More Americans today are fuzzy on what 529 college savings plans do

Help with college savings would be very popular employee benefit, survey shows

May 17, 2016 @ 1:38 pm

By Liz Skinner

The tax-advantaged college savings plans established by Congress 20 years ago are less well-known today than they were a year ago.

About 72% of Americans cannot identify a Section 529 savings plan as being for college savings, according to a recent Edward Jones survey of 1,006 adults. That's up from 66% a year ago.

Plan awareness is higher among those who would be most likely to have the resources to fund them. About 46% of those with at least $100,000 or more know what a 529 plan is, compared with 18% of those with less than $35,000, the poll found.

Adults with children also were more likely to be familiar with the plans.

“Like other financial topics, saving for college is something parents and grandparents tend to put off, thinking they'll take it up later,” said Danae Domian, principal at St. Louis-based Edward Jones. “Often the lightbulb doesn't go off until kids start getting older and thinking about college.”

(More: Is your college savings plan one of the four with Morningstar gold?)

Having a conversation with a financial professional about the costs of college, can often spur parents to save for education, especially using 529 plans, she said.

About 12.5 million 529 plan accounts have a total of about $253 billion in assets today, according to the College Savings Plans Network. Funds in the plans can be used for most college expenses without owing taxes on investment gains.

(More: 529 college savings plan tricks and traps)

Peg Creonte, senior vice president of Ascensus College Savings, which provides administrative services to 31 plans in 17 states, said her firm has found a similar lack of awareness of 529 plans.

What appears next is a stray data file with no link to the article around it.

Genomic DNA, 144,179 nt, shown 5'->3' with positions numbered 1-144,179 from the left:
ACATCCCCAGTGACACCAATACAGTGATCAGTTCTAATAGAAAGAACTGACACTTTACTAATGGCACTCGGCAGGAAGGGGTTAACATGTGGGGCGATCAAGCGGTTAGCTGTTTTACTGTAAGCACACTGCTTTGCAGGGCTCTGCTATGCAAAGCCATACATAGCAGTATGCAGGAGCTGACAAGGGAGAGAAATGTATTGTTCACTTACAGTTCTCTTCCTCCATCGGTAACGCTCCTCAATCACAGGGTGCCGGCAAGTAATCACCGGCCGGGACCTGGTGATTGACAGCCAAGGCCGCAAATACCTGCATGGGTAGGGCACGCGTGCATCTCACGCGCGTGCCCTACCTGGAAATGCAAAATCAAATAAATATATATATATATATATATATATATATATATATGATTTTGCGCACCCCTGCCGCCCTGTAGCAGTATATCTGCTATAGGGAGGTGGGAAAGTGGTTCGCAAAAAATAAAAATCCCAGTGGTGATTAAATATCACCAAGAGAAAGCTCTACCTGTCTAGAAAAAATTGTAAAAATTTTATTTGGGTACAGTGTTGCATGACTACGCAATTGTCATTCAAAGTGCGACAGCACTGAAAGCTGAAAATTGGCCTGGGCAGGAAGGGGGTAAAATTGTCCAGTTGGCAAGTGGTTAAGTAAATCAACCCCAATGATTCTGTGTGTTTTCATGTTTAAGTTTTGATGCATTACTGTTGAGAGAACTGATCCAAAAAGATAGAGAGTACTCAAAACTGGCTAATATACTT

“It's a product most people aren't very familiar with and they just turn to their savings account to save for college,” she said. “Long term, that's not ideal given the tax benefits of the 529s.”

In addition to the federal tax benefits, most states also offer a deduction for those who contribute to 529 accounts.

If more companies were to educate their employees about college savings vehicles and participated in helping them implement them, it would help 529 savings soar, similar to the way integrating 401(k) plans into employer benefits has helped push retirement savings, Ms. Creonte said.

Some U.S. companies already have added 529 plan assistance to the benefits they provide their employees. Legislation introduced last month in Congress would allow employers to receive a tax deduction for contributing to employees' 529 plans.

The measure from U.S. Sen. Richard Burr, R-North Carolina, and Sen. Bob Casey, D-Penn., would give companies up to a $1,000 tax deduction for matching an employee's college-related contribution.

About 86% said they would participate in a 529 college savings program that was offered as an employee benefit, the recent Edward Jones survey found.

Of those with children who are 13 to 17, 93% said they would partake in such a workplace program.

(More: Help women tackle their larger student debt burden)

The bipartisan bill also would extend further tax credits of up to $2,000 to low-income and middle-income families who save for college in 529 plans, which are named for the Internal Revenue Service code that created them.

Sen. Burr said the bill will make it easier for families to save for college “so that they don't have to rely so much on debt to get a college education.”

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